Commissioned photography: no counterfeiting when the prints come from precise instructions from the customer


According to a decision of the Court of Appeal of Paris dated January 22nd, professional photographers cannot prohibit the reproduction of their photos, realised under precise instructions from the client, on other media than those provided for at the time of the order and therefore not provided for in the contract.

In the beginning of 2013, a professional photographer was solicited by an advertising film production agency to take high-end « packshots[1] » pictures, in order to advertise the products of a cosmetics company.

As part of this campaign, the photographer took four photographs of lipsticks and three photographs of a mascara, in accordance with the cosmetics company’s precise guidelines.

The photograph later granted to the production agency, by invoices, the press, web and merchandising rights on these photographs, for a period of one year.

However, in 2016, the photograph noticed that the cosmetics company, since bought by another company, still used these photographs « to illustrate the make-up products on any medium ».

After an unsuccessful formal notice and attempt at an amicable settlement, the photographer sued the company that had bought the former cosmetics company before the Paris Tribunal, under copyright infringement and parasitism.

While the Tribunal dismissed the originality of the photographs in question, the photographer argued before the Court of Appeal « that these photographs are not a faithful representation of the objects photographed, but rather an idealized and fantasized representation, a reflection of his personality. ».

Nevertheless, the Court of Appeal considered that the choices made by the photographer « such as the effects of contrast between the container with saturated colours, on an entirely white background, the staging and orientation of the product, the play of brilliance and reflections revealing the materials of the object, the succession of reflections ranging from white to grey suggesting that light comes from the back of the product » were not the result of arbitrary decisions by the photographer but of « precise indications » of the cosmetics company, « which the photographer has endeavoured to reproduce both in terms of the staging and the effects of brilliance and reflection. »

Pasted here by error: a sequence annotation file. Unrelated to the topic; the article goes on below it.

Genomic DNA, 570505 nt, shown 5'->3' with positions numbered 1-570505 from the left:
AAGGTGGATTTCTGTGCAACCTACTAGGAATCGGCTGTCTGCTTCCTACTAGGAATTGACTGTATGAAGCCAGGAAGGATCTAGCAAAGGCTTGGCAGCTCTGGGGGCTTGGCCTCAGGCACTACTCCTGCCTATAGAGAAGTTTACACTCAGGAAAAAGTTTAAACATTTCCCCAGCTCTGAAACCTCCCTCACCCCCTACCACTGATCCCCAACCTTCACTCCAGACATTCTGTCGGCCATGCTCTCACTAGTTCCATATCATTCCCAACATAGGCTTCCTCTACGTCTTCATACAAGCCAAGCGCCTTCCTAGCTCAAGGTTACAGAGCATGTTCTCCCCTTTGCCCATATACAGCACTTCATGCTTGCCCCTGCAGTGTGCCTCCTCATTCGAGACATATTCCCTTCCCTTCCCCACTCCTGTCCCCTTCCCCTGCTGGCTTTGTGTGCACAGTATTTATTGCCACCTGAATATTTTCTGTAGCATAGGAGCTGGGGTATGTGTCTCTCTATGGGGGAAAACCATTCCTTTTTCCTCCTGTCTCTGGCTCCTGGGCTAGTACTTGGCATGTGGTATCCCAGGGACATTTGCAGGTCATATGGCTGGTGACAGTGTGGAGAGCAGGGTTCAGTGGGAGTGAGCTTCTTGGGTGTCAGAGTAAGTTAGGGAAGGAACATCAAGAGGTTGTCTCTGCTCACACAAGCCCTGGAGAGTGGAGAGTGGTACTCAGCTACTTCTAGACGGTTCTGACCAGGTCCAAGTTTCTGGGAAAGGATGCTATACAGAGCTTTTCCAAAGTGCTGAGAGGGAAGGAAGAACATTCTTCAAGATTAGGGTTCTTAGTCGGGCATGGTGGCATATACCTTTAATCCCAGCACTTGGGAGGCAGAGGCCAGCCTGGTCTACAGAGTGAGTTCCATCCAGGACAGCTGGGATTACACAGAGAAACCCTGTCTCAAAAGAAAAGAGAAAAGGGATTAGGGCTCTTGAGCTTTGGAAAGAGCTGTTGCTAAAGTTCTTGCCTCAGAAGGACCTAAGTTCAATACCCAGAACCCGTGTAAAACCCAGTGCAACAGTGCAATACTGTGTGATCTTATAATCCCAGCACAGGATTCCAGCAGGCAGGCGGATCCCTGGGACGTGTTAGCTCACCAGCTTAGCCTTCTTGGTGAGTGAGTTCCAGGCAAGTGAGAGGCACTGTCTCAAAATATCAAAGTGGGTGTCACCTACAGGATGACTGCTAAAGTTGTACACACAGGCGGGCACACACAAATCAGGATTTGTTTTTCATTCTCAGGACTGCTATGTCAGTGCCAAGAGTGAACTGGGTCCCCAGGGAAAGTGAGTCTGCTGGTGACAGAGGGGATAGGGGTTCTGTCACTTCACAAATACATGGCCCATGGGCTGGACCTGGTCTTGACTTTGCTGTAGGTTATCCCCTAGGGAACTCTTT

The photographer’s freedom in terms of framing (…) appeared to the Court to be very limited, and « the post-production/retouching work carried out to obtain the desired photograph does not appear to be the result of a bias on the part of the photographer, but of technical work intended to achieve the result desired » by the cosmetics brand « particularly in terms of reflection, as illustrated by the shots [said brand] attached to its guidelines ».

In conclusion, in order to take the photographs in question, the photographer did not demonstrate « having made personal and arbitrary choices of subject, the staging of the object photographed, the composition, the framing, the angle of the shot or the modifications after the shot was taken, reflecting his own approach and aesthetic research, revealing his personal skills and sensitivity. He followed the precise guidelines of the Bourjois company to reproduce as closely as possible the precedents that were submitted to him. »

Finally, the Court did not find the cosmetics company guilty of any parasitic behaviour, insofar as the invoices included the mention « Rights and royalties », did not include « in any way a limited duration in time », and did not exclude the uses reproached by the photographer to the company « namely the use of the pictures in store windows or for promotional purposes on its website to illustrate products intended for sale », and since « the use of these photographs on the websites of third party companies » could not be opposed to the cosmetics company, as « no details regarding a limited exploitation of the reproduction of the « packshot » were found », contrary to what the photographer alleged.

Our Law Firm UGGC and its team of lawyers specialized in copyright law are at your disposal to assist you in the protection of your legal and economic interests.

By the IP/IT team of UGGC Law Firm

Source: Paris Court of Appeals, Pôle 5 – Chamber 2, January 22, 2021, No. 19/10814

UGGC - Appareil photo

[1]Des plans d’identification d’un produit, selon l’arrêté du 24 janvier 1983 relatif à l’enrichissement du vocabulaire de l’audiovisuel et de la publicité

Artificial intelligence: Twitter is to work on a more ethical and responsible technology

On April 14, the Californian company presented the first results of its work, with the aim of implementing a more ethical algorithm on the platform, and giving more control to…

UGGC's Intellectual Property team involved in the IP DAY

For the past twenty-one years, every April 26, World Intellectual Property Day has been held, organized by WIPO.  This day is intended to raise awareness of the general public to…

The CNC temporarily allows films to be screened outside the movie theater

On Thursday, April 1, 2021, the Board of Directors of the CNC voted to allow certain films to be shown without being released in cinemas. Unlike the measure taken a…